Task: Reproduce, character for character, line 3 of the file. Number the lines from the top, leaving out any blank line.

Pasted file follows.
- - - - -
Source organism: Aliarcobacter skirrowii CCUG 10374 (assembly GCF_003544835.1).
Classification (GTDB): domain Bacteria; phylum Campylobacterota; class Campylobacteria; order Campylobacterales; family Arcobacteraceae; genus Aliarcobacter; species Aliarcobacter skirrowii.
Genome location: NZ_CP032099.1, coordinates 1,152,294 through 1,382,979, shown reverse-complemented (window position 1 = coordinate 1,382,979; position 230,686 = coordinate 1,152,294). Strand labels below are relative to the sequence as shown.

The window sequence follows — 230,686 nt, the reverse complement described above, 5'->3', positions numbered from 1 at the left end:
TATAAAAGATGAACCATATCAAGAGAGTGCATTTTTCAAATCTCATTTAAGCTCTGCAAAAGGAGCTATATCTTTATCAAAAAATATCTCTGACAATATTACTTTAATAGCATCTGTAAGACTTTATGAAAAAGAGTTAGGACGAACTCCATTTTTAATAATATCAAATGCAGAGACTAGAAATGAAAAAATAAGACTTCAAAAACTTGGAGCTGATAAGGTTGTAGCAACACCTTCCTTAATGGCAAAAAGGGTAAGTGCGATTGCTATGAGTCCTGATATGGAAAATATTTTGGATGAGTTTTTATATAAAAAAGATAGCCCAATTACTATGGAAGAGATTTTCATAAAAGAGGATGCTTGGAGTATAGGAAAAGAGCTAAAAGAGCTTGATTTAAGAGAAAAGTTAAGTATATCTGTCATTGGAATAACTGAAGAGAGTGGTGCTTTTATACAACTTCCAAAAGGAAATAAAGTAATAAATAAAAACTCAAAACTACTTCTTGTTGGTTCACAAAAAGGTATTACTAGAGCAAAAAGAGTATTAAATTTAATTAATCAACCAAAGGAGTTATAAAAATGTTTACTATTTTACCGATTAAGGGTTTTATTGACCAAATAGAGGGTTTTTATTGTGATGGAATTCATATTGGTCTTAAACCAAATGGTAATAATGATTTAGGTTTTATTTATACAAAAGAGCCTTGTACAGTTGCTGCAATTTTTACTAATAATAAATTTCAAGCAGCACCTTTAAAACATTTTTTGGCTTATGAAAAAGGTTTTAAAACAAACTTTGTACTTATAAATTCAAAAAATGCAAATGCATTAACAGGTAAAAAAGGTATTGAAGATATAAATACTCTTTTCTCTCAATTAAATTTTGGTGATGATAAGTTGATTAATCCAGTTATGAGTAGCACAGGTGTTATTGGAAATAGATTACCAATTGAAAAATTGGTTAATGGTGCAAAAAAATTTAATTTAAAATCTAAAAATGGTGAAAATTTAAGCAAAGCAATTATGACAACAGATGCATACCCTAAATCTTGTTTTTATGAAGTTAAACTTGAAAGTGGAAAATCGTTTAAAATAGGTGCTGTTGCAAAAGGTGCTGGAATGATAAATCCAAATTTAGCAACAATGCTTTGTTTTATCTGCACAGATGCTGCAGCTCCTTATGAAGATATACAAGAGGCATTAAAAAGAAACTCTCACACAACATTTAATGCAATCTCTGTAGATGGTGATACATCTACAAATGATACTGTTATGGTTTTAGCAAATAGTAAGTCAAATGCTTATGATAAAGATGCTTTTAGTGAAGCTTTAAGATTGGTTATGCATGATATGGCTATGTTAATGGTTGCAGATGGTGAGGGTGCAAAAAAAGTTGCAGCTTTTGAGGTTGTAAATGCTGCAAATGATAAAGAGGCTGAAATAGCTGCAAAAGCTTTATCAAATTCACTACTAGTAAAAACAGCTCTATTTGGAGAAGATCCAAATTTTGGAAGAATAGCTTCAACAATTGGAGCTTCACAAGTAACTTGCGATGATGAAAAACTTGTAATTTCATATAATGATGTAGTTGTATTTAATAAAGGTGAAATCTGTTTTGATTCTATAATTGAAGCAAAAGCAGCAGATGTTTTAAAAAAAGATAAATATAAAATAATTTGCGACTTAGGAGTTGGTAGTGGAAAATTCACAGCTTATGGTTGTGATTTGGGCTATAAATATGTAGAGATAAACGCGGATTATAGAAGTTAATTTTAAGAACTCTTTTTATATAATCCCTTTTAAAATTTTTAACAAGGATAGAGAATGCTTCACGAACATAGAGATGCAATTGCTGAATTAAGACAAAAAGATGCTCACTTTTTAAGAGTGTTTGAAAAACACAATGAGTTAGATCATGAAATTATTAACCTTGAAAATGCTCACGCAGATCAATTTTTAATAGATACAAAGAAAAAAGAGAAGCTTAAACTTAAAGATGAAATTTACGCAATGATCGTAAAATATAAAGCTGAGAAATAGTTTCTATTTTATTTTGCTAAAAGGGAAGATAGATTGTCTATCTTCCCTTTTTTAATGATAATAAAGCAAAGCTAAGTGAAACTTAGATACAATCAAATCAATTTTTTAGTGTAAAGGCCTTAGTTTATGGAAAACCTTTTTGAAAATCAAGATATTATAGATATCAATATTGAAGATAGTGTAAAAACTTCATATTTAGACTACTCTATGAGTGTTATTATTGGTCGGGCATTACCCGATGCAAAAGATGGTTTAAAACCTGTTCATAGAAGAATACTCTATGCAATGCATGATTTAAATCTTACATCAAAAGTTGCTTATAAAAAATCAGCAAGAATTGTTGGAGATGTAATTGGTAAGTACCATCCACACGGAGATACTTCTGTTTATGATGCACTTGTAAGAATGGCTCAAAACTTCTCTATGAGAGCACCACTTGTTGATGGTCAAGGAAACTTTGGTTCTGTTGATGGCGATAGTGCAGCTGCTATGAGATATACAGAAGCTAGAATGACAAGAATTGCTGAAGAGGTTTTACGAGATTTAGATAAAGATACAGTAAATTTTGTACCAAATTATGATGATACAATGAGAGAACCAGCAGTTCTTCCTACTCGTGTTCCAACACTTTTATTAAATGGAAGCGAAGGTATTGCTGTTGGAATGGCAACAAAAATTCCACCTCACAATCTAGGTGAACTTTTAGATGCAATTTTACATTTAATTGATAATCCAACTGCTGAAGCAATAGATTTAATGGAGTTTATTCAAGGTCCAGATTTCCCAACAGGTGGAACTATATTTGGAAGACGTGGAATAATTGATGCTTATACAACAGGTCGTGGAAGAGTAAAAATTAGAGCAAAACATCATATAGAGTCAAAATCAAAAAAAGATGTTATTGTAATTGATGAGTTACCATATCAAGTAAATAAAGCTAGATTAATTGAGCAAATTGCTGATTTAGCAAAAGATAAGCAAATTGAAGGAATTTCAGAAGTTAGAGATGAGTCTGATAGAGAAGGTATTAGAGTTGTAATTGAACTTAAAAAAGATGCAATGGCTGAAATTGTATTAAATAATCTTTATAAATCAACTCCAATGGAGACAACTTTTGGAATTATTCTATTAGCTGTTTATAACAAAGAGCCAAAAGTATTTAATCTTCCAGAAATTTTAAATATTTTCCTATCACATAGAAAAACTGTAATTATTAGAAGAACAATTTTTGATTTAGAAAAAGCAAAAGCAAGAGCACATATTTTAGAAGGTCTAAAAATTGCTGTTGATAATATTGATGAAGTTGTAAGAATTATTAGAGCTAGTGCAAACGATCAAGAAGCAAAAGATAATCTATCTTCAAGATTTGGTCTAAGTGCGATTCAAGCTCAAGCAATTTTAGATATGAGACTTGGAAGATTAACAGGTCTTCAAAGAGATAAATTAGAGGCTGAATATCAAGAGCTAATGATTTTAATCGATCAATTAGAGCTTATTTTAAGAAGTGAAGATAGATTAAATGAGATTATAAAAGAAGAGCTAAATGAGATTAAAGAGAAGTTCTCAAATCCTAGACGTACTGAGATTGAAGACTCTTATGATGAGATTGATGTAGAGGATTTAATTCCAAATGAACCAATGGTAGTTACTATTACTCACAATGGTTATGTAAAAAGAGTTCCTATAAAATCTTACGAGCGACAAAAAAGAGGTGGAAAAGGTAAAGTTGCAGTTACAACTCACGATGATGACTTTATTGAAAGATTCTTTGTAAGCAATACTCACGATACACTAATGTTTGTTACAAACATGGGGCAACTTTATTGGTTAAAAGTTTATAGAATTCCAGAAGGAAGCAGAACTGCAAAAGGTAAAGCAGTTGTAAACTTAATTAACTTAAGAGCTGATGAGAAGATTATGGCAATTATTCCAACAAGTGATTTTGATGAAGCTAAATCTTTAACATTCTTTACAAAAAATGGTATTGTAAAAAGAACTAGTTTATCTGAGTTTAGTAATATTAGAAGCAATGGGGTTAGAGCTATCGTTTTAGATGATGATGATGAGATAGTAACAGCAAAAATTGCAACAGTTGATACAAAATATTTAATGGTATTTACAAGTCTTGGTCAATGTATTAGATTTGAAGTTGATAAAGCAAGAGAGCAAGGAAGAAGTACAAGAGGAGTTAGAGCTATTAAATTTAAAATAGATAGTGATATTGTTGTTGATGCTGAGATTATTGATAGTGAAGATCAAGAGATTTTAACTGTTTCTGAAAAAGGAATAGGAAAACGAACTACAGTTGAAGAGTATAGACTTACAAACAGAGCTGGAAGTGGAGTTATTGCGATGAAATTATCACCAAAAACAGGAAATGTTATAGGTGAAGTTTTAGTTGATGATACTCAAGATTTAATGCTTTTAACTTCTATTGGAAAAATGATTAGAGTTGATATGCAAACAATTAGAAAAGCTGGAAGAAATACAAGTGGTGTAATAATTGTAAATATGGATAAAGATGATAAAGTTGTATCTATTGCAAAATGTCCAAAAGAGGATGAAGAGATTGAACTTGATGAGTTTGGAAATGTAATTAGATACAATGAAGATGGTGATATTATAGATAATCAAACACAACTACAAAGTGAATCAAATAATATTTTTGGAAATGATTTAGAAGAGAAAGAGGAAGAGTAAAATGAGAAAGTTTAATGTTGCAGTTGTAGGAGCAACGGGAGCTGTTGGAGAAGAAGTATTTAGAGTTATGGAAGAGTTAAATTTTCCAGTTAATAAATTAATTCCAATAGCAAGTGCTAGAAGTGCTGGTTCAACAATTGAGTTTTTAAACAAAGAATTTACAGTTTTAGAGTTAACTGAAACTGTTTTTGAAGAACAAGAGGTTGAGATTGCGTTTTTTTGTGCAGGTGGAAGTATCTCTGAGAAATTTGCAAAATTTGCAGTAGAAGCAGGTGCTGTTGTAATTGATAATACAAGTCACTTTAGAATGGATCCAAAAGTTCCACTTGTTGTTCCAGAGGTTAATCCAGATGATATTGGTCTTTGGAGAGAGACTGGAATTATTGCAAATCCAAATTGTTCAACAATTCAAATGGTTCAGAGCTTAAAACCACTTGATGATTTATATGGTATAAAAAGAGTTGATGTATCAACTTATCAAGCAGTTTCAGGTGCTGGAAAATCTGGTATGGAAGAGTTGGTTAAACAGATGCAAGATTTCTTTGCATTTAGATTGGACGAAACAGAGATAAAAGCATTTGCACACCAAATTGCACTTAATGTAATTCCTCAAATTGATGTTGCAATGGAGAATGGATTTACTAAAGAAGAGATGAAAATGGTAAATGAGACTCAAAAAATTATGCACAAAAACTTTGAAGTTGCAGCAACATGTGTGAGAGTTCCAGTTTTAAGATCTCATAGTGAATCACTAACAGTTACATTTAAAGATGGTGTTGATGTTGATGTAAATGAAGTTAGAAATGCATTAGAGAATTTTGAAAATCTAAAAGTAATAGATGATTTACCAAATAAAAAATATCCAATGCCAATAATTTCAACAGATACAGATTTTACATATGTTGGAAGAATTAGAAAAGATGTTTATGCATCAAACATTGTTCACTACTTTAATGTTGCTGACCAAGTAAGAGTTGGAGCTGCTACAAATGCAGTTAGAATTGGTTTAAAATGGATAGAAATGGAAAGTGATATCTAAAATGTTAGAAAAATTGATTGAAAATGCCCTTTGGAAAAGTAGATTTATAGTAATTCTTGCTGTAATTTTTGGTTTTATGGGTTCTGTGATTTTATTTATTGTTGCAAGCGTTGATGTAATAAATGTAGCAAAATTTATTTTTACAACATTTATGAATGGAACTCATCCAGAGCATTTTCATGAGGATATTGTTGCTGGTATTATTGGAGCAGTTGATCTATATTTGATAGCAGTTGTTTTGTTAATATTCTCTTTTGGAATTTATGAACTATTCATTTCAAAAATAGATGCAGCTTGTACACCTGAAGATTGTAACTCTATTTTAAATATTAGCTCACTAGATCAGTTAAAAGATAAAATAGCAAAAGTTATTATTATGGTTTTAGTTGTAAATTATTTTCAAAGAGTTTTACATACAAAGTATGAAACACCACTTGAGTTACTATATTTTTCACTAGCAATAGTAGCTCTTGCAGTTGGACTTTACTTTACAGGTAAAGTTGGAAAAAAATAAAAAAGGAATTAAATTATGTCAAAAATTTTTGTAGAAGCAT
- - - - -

Genome location: NZ_CP032099.1, coordinates 1,152,294 through 1,382,979, shown reverse-complemented (window position 1 = coordinate 1,382,979; position 230,686 = coordinate 1,152,294). Strand labels below are relative to the sequence as shown.